Munira and Latifa appeared to be disturbed by the fact that their teachers would not allow them to discuss their ideas (feelings) freely. Often they would be interrupted or ignored when they persisted in voicing their views. Students like Munira, Latifa and Eissa have at least half of their teachers advising them to relax, speak faster to hide the stuttering problem or worse hinting that they keep their feelings of frustration to themselves.

Figure 4. Participants' reaction to the student's stuttering

As for their reactions, Figure 4 shows that 99% of the teachers would "act as if the person was talking normally" and would hardly ever make a joke about their stuttering. Many would deal with other students who make fun or tease the PWS by warning or punishing them (88%). Interestingly, only 25% of the participants believe it would be helpful if PWS is excused from class discussions or oral tasks. Around 59% acknowledge feeling uncomfortable when a student stutters.

Pressure is a recurring theme in all three interviews - Munira, Latifa and Eissa remark that some teachers do not give them time to speak freely. As for the survey, a high percentage of the teachers believe they are acting normally when talking with a student who stutters but some of the realities perceived by PWS like Munira and Latifa say otherwise. If indeed 99% of the teachers do so, why did 41% indicate that they do not feel comfortable or relaxed when talking with a PWS? Moreover, excusing a student who stutters from oral tasks was a view held by only a quarter of the participants. In the case of Latifa and Munira, teachers found other ways to exclude them from verbal discussion such as ignoring their raised hand and passing on to the next student.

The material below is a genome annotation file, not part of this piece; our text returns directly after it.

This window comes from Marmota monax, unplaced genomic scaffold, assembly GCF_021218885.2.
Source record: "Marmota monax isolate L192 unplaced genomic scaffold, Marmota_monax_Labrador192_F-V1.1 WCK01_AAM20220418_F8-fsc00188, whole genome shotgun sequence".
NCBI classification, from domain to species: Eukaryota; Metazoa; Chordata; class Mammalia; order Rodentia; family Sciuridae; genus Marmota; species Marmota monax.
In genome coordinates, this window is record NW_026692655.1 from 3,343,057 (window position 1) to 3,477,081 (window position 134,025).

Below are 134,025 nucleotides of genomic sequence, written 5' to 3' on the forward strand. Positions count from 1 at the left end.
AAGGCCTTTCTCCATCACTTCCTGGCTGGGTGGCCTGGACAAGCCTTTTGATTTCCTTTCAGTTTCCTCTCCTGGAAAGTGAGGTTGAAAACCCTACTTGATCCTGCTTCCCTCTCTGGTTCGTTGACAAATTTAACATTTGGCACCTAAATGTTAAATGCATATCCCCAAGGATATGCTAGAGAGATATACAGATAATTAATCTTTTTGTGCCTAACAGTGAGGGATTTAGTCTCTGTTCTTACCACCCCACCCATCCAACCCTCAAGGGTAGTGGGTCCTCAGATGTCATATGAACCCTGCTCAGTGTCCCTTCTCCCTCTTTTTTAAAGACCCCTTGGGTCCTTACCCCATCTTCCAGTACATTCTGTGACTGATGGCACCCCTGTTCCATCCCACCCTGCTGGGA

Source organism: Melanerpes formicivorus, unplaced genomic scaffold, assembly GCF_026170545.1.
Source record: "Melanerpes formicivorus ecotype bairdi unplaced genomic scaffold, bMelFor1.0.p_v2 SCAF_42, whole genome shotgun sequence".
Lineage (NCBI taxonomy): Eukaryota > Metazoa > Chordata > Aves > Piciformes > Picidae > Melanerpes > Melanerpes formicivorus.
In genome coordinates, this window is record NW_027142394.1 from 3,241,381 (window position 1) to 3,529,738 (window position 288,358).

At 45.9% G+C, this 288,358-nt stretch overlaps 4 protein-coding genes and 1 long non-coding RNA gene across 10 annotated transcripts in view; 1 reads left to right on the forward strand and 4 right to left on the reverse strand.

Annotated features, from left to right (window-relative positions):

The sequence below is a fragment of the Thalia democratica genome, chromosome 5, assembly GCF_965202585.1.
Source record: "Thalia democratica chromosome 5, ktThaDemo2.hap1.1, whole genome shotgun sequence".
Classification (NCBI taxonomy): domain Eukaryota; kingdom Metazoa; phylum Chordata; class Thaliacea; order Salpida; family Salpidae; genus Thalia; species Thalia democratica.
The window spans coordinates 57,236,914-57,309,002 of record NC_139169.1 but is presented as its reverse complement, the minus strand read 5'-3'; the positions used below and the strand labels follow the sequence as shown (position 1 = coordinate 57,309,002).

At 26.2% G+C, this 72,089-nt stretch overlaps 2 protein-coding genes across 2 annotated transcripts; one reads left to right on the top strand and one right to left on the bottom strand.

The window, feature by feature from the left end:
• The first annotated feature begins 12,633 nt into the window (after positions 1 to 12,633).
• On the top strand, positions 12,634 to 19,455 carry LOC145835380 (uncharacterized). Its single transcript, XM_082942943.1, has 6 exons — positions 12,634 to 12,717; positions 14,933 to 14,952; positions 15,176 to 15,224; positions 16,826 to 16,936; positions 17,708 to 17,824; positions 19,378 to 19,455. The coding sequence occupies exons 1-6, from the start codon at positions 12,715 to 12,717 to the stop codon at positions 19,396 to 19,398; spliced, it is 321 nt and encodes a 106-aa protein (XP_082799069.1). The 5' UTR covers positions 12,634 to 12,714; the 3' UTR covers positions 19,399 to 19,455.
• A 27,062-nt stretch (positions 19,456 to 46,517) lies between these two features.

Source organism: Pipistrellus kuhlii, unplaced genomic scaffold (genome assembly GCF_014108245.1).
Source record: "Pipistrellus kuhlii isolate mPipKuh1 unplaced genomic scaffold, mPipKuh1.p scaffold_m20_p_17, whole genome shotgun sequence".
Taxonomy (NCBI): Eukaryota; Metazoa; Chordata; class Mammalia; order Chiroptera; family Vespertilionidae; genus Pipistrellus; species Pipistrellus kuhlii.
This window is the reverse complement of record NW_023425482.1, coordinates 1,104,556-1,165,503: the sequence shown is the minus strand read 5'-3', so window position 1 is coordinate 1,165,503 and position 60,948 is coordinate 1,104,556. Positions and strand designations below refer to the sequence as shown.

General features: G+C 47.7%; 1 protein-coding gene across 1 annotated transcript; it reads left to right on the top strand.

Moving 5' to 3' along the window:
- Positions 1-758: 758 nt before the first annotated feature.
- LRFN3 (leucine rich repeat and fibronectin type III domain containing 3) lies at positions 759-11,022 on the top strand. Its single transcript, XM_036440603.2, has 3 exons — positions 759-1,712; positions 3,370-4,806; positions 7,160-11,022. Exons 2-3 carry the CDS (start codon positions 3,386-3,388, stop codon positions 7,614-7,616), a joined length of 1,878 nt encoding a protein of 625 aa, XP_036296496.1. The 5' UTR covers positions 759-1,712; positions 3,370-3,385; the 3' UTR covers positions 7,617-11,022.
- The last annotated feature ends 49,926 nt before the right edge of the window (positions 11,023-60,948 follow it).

Summary of Findings:

It is important to determine public knowledge and attitudes towards communication disorders especially in a country where that field is still emerging. Since teachers play an important role in the education of the younger generation, a survey was conducted to determine their attitudes to PWS as well as personal experiences from PWS during their school years. The survey produced many results that contradicted some of the findings from the personal experiences. In general, teachers in Kuwait require awareness and information about stuttering and how to deal with PWS. 60% of teachers would feel uncomfortable when confronted with a PWS. Also, over half of the teachers responded that they would fill in words for the PWS. These are examples of how teachers are unaware of the right way in dealing with PWS and ways they would aid them during class.

Conclusion:

In sum, we gained essential insights from Kuwait's story of stuttering and teachers by examining two types of information: a) subjective, qualitative data in the form PWS' personal experiences with teachers in Kuwaiti schools and b) quantitative analyses of surveys completed by educators and pre-service teachers. Despite some positive trends in some of the teachers' perceptions and knowledge of stuttering, there are still areas that are in dire need of awareness. Some of the teachers' lack of adequate knowledge about stuttering clearly affected the school lives of the three (former) Kuwaiti students who were generous enough to share their experiences with us. We hope this paper serves as a spur for disseminating information about stuttering in schools across Kuwait.

References: Al-Khaledi, M., Lincoln, M., McCabe, P., Packman, A. and Alshatti, T. (2009). The attitudes, knowledge and beliefs of Arab parents in Kuwait about stuttering. Journal of Fluency Disorders, 34, 44-59.

Heite, L. (2000). Icelandic teachers' attitudes towards stuttering and classroom decision making. Paper presented at the International Stuttering Awareness Day Online Conference (ISAD3). http://www.mnsu.edu/comdis/ISAD3/papers/heite/heite3.html

St Louis, K. O. (2005). A global project to measure public attitudes about stuttering. The ASHA Leader, 22, 213.

Acknowledgment:

We would like to thank the following individuals for helping make this paper possible:
a) The three Kuwaiti persons who stutter - Munira, Eissa and Latifa for their time and insights.
b) The school teachers and students at the College of Basic Education for serving as participants and the Ministry of Education in Kuwait for giving permission to run the study.
c) Ken St. Louis for generously sharing POSHA.
d) Latifa Al-Salmi, Marwa Al-Rahmani and students at the CSL Dept, Kuwait University for assistance with survey design and data collection.
e) Dalal Al-Ali for transcribing Latifa and Eissa's interviews.
f) Latifa Al-Ajmi and Ali's friends for comments on an earlier draft.


You can post Questions/comments about the above paper to the author before October 22, 2009.


Submitted: August 29, 2009